Kalle74, I’m wireless so I’m usually not directly in front of my amp unless I have to sing, I walk around quite a bit trying to get the crowd into things. As for the rest of the band, I think the entire PA sounds muddy, just my opinion. Like I said, our sound guy is nothing more than a glorified board baby sitter with a little knowledge of sound. In the past in working with other bands & other PA guys, I’ve never had issues like I have with this PA/sound guy.

    Additionally to everyone, I’ve cut out the Midiverb4 and the compressor out of the signal chain so that now I run wireless directly into the rig, and here lately I’ve only been using the 4-10 cab as we have played smaller clubs.

    Thanks again for your input.
  7. jaywa


    May 5, 2008
    Iowa City, IA
    Big +1 on rolling off the lows on your rig. I play now with less than half the amount of low-end on stage as I used to. It has taken some getting used to hearing such a "tinny" sound coming out of my rig but it has made all the difference in the world in the FOH sound.
  8. What's the cost to hire the engineer to mix 2 nights & show the newbie some tips? And what's the benefit?

    Would the newbie take kindly to this?
  9. jaywa


    May 5, 2008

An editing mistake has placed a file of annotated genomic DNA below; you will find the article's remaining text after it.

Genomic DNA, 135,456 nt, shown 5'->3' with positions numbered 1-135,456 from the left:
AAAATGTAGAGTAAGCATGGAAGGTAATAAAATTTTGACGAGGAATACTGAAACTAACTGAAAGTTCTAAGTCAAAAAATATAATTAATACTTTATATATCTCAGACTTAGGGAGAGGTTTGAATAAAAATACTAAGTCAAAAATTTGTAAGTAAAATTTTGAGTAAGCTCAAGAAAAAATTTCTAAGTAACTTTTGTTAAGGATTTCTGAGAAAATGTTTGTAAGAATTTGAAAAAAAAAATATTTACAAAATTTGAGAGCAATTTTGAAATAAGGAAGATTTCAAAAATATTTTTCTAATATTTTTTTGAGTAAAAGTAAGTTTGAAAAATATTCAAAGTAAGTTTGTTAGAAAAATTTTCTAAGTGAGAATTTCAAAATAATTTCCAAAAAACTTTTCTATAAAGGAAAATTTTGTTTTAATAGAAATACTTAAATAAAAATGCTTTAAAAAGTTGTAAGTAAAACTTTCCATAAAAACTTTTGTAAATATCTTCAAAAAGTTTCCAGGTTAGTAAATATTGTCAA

Iowa City, IA
    Novel idea, but the newbie gots to have ears. If a guy can't hear the difference between a good mix and a bad one, no amount of training on knobs and switches will make him a good soundman. A good ear for mixing is kind of like speed in athletics... can't be coached, you either have it or you don't.
  10. I don't think "good ears" is a yes/no condition but instead that there are degrees of ability in that area. I believe that ability can be enhanced with training as well as with practicing that training.

    Maybe I'm being overly polite in thinking about the mix. I'm figuring the newbie is mixing the best he can to achieve what he thinks is the desired result.
  11. I suggested he come & "intern" with the guy that runs a local company running sound for various venues. Heck I tried to get him out for one night to talk to Tom the sound engineer, but my guy wouldn't do it.

    I'm not trying to trash my guy, just that I never ran into this situation before with regards to sound. But to his defense I am rolling back the lows, turning up the tone on the passive bass, & the bass back on the active.